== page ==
National uprisings against poverty, inequality and austerity have flared across Latin America and the world in recent months, taking by surprise governments insulated from the institutionalized misery they preside over. Their outcome is undecided: in Chile, millions of people continue to take to the streets, unwilling to renounce their struggle against an entire social order in return for minor concessions. But in the impoverished nation of Haiti, a determined popular mobilization has continued for over a year, refusing to bow to violence and hunger even as the situation becomes increasingly desperate.
In October last year, a mass movement emerged demanding the government be held to account for the disappearance of billions of dollars of state funds. The US-backed government of Jovenel Moïse, “elected” in a 2016 farce marked by fraud and a voter turnout of less than 20%, has responded only with relentless violence. Moïse and his family and cronies are directly implicated in massive corruption and the organization of paramilitary violence, generally ascribed to “gangs” but organized in the presidential palace. The people’s already scanty purchasing power has declined by half under his rule.
While Moïse refuses to step down; the entire state apparatus has evaporated; only organized violence and racketeering remain. Haiti has no functioning hospitals, schools, courts, or parliament, no fuel and no foreign exchange to pay for the food imports on which it depends. Haiti’s capacity to feed itself was destroyed in the failed attempt to make the country a giant export processing zone when neo-liberalism was forcibly grafted onto entrenched networks of corruption. Foreign-owned businesses are shutting and fleeing. Hunger, disease and death stalk the country. Yet resistance continues.
Opposition to foreign intervention is seared deep into the national consciousness, a product of the rebellion against French colonialism, the US invasion and occupation of 1915 (which introduced conscripted labour) and the 1991 coup which overthrew Haiti’s first democratically elected president, Jean Bertrand Aristide. The country has still to recover from the 2010 earthquake which killed some 220,000 people and displaced over a million. United Nations peacekeepers brought cholera and target practice on the urban poor for the Brazil-based peacekeeping force; NGOs brought sex trafficking.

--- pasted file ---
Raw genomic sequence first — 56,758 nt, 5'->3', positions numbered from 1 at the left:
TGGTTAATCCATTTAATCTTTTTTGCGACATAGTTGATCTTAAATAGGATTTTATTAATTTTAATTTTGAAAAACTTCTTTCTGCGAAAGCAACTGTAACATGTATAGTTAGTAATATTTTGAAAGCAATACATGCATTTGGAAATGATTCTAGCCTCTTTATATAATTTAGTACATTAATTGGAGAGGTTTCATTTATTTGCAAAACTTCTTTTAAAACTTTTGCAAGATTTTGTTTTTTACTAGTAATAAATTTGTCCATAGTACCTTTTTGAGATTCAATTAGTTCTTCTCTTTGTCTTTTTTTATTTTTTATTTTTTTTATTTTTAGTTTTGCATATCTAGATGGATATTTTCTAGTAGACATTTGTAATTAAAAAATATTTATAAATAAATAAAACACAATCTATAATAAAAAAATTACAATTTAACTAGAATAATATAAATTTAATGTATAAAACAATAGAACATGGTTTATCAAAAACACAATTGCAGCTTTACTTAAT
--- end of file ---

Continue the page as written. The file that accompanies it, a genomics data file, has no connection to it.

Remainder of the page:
Political parties, which traditionally have functioned as patronage networks backed by foreign powers, have zero credibility in Haiti today. The political meltdown is as complete as the social collapse, which the expression ‘humanitarian crisis’ barely captures.
On October 10, a broad coalition of some 150 non-party civil society organizations issued a platform of measures to meet the crisis through a Passage (Passerelle) of democratic transition. Among the signatories are 51 trade union organizations, including the national centers affiliated to the ITUC, the leading employer organizations, peasant associations and youth, student, religious and civil rights organizations. The Passage demands, among other measures, the immediate depart of the president and the non-functioning parliament, revision of the electoral system, and measures to ensure civil society oversight of eventual elections as well as emergency action to deal with the social and economic collapse.
The situation is volatile, and politics in Haiti is fraught with manipulation. The country needs massive support, but not the ‘assistance’ of past years. The people of Haiti know very well what they don’t want. Union participation in and support for the Passerelle indicates a path for international solidarity. The IUF affirms its full solidarity with our affiliate SYTBRANA and with the many unions in Haiti and their civil society allies seeking an internal solution to the crisis, and urges the international trade union movement to support our sisters and brothers fighting through their unions to stave off collapse and rebuild their country on new foundations.